- Industry Roundup
- Fab & Facilities
- Cell Processing
- Thin Film
- PV Modules
- Power Generation
Continued claims of solar modules being dumped on the market below manufacturing cost were cited as key reason why SolarWorld reported a loss of €143.8 million for the first-half of 2012. The PV manufacturer posted sales of €340.1 million, compared to €533.6 million in the first-half of 2011. Continued price erosion meant the company made an inventory impairment charge of €33.5 million as well as an €80 million impairment on advance payments.
Changes in regional demand due to feed-in tariff revisions provided inconsistent sales in key markets quarter-on-quarter. Noting pull-forward effects in the German market during the first-quarter, SolarWorld said that demand in Germany softened in the second quarter. The Italian market was said to have been good, but not good enough to offset demand softness in Germany in the second quarter.
Demand from outside Germany contributed 60% of shipments in the first-half of the year, yet was down from 69.1% in the same period a year ago.
SolarWorld said that shipments of modules and kits grew to 316MW, up from 269MW in the first half of 2011.
“We have to fight price dumping with technological innovations,” noted Frank Asbeck, CEO, SolarWorld AG. “The group will invest an additional €50 million, primarily in new products specifically for highly efficient self-consumption of solar power as well as in bringing research results and patented innovations to German and American cell production. These new processes will improve the performance of solar modules while decreasing material consumption and thus production costs.”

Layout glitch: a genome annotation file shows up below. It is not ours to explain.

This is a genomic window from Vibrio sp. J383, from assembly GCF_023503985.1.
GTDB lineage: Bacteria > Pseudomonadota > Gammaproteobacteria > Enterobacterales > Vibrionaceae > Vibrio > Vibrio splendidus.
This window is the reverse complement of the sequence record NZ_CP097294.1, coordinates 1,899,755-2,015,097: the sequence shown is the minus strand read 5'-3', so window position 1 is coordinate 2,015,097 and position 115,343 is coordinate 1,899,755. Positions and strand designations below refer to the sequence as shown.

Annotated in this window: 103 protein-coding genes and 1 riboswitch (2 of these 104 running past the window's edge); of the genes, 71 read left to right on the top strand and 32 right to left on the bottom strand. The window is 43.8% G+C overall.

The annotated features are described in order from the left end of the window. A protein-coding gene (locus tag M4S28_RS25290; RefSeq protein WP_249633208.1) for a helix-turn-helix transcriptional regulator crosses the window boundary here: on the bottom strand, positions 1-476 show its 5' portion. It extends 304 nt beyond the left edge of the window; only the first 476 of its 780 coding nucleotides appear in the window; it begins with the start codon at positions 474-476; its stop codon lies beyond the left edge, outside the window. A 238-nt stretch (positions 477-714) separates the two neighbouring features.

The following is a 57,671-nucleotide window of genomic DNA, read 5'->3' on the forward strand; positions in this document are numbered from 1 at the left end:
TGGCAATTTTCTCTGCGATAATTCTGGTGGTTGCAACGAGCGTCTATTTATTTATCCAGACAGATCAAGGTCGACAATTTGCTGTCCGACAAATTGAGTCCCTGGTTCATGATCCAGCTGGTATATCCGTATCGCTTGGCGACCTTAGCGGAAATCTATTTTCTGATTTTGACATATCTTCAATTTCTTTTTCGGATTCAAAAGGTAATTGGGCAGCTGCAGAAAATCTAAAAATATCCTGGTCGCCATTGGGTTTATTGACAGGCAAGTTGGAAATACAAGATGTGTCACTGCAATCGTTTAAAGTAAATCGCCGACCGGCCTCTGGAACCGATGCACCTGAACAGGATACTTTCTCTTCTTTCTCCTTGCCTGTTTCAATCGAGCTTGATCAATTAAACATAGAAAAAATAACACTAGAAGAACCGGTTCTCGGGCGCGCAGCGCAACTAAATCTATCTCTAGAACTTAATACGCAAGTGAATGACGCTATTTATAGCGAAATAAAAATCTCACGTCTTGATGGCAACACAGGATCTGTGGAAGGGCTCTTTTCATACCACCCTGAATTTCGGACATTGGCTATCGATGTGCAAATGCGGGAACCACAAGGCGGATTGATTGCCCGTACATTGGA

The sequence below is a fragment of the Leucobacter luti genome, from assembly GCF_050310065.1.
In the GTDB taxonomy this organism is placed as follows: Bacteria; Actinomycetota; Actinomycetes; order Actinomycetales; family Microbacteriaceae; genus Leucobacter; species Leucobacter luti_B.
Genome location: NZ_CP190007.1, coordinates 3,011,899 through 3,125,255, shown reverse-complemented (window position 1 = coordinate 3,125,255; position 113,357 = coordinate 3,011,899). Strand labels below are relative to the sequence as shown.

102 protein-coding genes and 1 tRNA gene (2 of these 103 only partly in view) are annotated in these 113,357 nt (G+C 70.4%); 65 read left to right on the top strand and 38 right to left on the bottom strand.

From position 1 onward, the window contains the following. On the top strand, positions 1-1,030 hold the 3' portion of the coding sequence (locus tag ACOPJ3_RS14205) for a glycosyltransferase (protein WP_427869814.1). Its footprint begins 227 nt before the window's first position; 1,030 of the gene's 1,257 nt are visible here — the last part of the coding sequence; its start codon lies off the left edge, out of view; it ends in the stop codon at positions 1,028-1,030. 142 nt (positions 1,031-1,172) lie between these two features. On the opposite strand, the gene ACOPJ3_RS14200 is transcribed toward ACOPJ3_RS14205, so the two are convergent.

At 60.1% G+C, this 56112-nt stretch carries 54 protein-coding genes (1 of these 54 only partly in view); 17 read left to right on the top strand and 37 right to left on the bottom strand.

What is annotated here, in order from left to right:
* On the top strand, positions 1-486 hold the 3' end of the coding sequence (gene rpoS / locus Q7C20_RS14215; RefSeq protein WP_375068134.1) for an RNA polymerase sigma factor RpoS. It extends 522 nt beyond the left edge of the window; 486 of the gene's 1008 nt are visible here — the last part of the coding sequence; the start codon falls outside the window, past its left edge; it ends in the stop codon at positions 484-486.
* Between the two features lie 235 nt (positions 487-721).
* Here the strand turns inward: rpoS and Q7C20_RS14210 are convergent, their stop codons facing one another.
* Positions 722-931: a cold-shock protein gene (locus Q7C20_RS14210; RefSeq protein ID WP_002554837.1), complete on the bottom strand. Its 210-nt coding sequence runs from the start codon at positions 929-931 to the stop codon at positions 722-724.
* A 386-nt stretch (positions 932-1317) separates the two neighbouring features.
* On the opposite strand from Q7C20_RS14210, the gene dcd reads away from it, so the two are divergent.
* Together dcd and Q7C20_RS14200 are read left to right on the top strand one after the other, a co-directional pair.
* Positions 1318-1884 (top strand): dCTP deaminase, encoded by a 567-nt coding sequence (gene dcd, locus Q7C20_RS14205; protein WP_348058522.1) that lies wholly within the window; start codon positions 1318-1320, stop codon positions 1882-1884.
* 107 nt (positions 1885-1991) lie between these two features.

The company noted that its capital spending in the first-half of the year was €25.1 million. SolarWorld invested €11.7 million in its cell and module manufacturing operations in Hillsboro and €11.9 million at its wafer and module manufacturing operations in Freiberg. A total of €1.5 million of CapEx was allocated to its R&D facility in Freiberg.
However, SolarWorld said that it would not make a profit in 2012, due to claims of ‘illegal trade practices,’ primarily aimed at Chinese PV module manufacturers.
Asbeck had said in a statement in July that he was waiving his salary, around €500,000 last year until the company returns to profitability. Asbeck also said that he would forgo dividends during that time.
SolarWorld had reported sales of €1,066 million in 2011, down from €1,322 million in 2010. Shipments of wafers and modules reached 795MW last, down from 819MW in 2010.